Source: Torley at flickr, Creative Commons
Ryan Nicodemus was once a senior executive making a six-figure income in a corporate job. He found himself unsatisfied with his life and depressed. He explains:
“I had everything I ever wanted. I had everything I was supposed to have. Everyone around me said, ‘you’re successful.’ But really, I was miserable.”
He looked to his life-long friend Joshua Fields Millburn for advice. Millburn pointed him toward Minimalism, namely, placing less focus and meaning on material possessions, and simplifying life to concentrate on what makes a person happiest and most fulfilled.
Nicodemus re-evaluated his circumstances and decided to de-clutter and downsize, leaving his career to pursue a life of simplicity. Together, he and Millburn branded themselves “The Minimalists.” The two attribute improved mental health to this change.
These experiences are detailed in their film Minimalism: A Documentary About the Important Things where they also reveal their difficult upbringings. Both Nicodemus and Millburn witnessed addiction and substance abuse in their families. They faced the limitations that come with living in low-income households. Their challenging pasts initially led them to aspire to acquiring wealth and material objects.
Rick Hanson, a psychologist whose work lies in personal well-being, states in the film:
“I think we’re confused about what’s going to make us happy. Many people think the material possessions are really at the center of the bull’s eye and they expect that gratifying each desire as it arises will somehow summate into a satisfying life.”
He goes on to say that this is not the case, and that the media perpetuate this way of thinking.
In the film, philosopher and neuroscientist Sam Harris argues that it is natural to use other’s lives or what’s in the media as yardsticks to measure one’s own success. He adds that this approach can lead to immense dissatisfaction.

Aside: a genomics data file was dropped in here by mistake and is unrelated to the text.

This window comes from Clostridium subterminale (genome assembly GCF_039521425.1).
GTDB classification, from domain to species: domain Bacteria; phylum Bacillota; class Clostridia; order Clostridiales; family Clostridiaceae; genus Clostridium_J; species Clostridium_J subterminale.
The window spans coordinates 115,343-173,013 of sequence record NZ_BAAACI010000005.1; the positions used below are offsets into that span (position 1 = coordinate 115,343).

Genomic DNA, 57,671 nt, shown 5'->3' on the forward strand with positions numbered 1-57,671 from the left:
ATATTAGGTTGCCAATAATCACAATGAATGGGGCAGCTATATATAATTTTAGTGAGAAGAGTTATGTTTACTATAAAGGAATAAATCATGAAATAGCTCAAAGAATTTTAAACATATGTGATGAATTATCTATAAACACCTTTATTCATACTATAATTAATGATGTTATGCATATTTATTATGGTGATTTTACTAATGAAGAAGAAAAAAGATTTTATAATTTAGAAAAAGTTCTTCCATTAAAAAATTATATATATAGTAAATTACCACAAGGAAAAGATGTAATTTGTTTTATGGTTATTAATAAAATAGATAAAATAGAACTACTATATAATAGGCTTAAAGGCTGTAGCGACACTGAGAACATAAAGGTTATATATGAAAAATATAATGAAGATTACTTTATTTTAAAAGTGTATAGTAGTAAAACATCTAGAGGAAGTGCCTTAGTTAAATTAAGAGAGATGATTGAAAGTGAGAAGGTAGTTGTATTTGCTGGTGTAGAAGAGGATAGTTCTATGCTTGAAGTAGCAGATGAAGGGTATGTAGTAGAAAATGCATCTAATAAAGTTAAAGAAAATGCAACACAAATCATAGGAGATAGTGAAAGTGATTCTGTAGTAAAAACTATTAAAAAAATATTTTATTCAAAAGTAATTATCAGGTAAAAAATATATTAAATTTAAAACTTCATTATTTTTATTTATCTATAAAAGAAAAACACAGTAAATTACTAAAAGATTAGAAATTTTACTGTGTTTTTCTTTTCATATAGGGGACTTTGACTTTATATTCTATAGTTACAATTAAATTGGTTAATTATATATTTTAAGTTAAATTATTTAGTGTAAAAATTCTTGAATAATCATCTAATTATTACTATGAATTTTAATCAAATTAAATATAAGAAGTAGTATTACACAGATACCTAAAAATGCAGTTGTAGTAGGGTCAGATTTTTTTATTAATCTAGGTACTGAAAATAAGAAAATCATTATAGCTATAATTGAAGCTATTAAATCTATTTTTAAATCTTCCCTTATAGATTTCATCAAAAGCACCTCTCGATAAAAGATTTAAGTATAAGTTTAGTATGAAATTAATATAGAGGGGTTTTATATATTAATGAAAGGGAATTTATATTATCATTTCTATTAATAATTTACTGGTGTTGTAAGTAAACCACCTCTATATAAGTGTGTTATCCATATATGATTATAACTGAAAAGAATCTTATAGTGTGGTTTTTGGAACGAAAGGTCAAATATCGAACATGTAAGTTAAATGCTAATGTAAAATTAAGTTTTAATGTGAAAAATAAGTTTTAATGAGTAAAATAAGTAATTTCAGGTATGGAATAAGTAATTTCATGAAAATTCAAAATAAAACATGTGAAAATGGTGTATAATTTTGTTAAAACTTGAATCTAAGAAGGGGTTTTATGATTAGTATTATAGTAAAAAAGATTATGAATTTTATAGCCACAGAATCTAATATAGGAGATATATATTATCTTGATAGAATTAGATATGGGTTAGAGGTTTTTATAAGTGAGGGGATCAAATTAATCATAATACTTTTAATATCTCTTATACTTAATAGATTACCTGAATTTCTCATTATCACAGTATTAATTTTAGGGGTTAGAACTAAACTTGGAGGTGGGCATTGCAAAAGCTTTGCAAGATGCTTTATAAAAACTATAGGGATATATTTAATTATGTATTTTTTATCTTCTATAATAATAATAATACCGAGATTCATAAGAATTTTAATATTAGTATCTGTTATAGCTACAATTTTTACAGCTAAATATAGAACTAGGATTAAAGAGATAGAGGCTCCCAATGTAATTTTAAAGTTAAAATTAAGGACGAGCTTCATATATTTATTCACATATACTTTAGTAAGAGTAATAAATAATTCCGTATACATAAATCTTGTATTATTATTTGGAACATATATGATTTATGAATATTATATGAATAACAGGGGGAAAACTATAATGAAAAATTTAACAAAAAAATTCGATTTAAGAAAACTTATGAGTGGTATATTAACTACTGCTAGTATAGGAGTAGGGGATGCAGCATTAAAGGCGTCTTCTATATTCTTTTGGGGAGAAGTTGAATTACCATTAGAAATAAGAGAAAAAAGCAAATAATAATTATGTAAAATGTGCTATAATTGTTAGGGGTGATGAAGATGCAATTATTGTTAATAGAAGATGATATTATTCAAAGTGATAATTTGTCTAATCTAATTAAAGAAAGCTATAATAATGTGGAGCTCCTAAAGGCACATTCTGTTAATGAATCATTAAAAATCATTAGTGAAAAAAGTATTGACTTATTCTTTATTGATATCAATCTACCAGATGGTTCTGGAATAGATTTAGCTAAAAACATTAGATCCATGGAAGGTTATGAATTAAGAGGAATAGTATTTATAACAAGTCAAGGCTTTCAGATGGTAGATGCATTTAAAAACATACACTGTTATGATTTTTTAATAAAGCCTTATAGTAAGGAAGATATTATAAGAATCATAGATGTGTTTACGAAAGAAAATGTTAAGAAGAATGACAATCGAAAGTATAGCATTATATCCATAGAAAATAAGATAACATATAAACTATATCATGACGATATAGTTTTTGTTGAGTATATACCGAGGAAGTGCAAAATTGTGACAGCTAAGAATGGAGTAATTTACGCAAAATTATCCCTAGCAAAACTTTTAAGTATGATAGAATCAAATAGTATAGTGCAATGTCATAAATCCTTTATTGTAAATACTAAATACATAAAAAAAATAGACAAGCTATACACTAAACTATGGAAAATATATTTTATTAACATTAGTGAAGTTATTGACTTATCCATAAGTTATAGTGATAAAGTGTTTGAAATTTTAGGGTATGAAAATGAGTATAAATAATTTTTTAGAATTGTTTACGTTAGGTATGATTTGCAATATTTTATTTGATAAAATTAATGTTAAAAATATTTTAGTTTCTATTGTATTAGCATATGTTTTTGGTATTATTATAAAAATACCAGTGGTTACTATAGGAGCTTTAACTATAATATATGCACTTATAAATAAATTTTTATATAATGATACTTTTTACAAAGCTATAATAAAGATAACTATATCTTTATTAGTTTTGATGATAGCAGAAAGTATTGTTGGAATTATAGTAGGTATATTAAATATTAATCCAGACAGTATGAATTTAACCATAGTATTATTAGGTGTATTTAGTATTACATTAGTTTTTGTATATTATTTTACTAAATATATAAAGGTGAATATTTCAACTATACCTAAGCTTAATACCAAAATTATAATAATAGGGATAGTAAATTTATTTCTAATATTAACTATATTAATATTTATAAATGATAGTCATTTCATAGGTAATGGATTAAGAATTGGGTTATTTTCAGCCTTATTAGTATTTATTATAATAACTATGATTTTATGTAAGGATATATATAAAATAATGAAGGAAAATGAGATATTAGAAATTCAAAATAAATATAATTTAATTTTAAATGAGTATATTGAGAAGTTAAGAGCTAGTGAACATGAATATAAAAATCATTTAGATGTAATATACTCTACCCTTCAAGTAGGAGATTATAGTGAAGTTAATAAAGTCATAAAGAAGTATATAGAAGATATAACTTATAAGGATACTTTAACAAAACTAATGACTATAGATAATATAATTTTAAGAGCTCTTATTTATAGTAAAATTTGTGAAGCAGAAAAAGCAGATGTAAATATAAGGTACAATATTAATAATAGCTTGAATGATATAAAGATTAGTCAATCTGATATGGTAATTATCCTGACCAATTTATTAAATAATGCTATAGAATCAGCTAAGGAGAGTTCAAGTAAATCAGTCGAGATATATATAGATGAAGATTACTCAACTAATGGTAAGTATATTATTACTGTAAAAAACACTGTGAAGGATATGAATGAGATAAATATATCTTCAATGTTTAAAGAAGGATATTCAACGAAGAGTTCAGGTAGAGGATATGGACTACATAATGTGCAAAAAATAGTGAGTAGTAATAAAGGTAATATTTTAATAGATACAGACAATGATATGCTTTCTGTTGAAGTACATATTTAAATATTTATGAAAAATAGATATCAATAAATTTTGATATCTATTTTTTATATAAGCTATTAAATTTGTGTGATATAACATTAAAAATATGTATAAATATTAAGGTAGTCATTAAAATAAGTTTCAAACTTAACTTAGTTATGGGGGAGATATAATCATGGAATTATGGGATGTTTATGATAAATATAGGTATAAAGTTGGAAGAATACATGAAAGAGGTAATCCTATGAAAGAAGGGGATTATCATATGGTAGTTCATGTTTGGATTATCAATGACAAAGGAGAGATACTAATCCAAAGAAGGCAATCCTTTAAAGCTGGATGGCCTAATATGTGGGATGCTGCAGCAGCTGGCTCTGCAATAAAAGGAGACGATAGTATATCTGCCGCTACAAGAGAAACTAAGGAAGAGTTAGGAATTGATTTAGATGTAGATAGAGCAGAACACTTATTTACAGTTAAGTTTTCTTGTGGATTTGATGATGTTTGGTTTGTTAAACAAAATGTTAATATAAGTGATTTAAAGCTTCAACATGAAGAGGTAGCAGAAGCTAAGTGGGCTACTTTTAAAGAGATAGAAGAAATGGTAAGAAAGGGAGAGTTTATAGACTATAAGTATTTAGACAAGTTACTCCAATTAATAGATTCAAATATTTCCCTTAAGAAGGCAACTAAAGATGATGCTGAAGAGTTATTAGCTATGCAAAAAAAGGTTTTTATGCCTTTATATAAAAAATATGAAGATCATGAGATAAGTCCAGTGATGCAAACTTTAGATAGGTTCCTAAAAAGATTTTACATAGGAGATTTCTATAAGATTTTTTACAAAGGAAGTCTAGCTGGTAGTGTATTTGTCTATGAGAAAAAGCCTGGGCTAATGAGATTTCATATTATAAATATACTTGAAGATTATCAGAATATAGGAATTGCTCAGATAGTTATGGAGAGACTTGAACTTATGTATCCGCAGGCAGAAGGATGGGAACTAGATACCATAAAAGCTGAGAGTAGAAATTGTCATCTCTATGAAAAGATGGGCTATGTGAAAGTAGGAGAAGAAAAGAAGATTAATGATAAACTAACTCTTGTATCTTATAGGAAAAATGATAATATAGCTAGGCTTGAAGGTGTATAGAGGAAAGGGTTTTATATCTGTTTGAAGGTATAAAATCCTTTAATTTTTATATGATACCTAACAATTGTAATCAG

Research seems to back up Harris’ claim. Mario Pandelaere of Ghent University cites a relationship between materialism and depression. Further, Pandelaere has found that “materialists” are, on average, not the happiest people.
In fact, Rik Pieters of Tilburg University has established a link between materialism and an increase in loneliness over time, and also reports a correlation between loneliness and depression.
And, there is support that materialistic consumption doesn’t lead to satisfaction.
The Minimalists advocate tackling materialism and consumption to fight depression. They describe excess consumption as a hunger that never gets fulfilled, and as a hopeless search for contentment. They say that, when letting go of the need to consume, people can tune in to their feelings and address unhappiness. Nicodemus and Millburn note:
“No matter how much stuff we buy, it’s never enough.”The two maintain that, if people abandon what is superfluous and only keep the items that add value, they can lead more satisfying lives. By regularly asking “Does this add value to my life?”, people are left with possessions that either serve a purpose or bring joy. Nicodemus and Millburn claim that answering this question leaves more room to build meaningful relationships and facilitate personal growth.
Not everyone agrees. With increased attention on Minimalism and de-cluttering in the news, there is some backlash to the movement. Many people are asking “How accessible is Minimalism? Is it something only for the wealthy elite?”
Most cannot afford to uproot their lives or leave their jobs to engage in a Minimalist lifestyle. Also, the portrayals of Minimalism so often seen on social media—images of chic white walls and trendy delicate jewelry—are far from attainable. Some people even say that they like having lots of knick-knacks and “clutter”, opting to call themselves “Maximalists.”
In his discussion of materialism, Pandelaere says:
“Everybody is to some extent materialistic, and materialistic consumption may not necessarily be bad. It may largely depend on the motives for it. If people consume in an effort to impress others, results may be adverse.”
– Fernanda de la Mora, Contributing Writer
-Copyright Robert T. Muller
This article was originally published on Psychology Today